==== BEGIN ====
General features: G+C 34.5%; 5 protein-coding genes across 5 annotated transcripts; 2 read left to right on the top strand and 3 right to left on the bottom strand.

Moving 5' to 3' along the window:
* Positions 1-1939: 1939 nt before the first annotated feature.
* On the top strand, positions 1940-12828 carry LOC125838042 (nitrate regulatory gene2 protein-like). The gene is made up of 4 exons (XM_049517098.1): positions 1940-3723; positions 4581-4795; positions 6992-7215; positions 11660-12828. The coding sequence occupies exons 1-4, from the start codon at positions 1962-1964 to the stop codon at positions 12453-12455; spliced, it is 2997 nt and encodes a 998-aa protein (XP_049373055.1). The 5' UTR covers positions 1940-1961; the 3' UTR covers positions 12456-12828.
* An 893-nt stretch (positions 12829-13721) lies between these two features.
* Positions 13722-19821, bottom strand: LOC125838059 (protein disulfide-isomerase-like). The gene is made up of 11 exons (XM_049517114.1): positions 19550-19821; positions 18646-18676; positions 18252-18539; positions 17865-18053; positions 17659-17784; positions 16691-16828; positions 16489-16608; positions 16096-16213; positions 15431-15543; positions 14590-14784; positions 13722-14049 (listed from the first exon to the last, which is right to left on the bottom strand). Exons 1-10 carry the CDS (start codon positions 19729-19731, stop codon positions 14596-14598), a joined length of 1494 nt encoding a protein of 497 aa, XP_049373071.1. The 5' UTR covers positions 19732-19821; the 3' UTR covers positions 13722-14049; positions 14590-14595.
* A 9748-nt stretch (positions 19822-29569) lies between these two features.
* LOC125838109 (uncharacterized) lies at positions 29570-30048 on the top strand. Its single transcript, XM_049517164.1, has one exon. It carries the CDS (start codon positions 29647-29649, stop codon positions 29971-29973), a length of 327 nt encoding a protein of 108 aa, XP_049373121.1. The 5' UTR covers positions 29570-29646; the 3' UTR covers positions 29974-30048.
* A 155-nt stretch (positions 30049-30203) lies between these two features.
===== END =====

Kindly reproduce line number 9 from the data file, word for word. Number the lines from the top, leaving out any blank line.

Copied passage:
* A 155-nt stretch (positions 30049-30203) lies between these two features.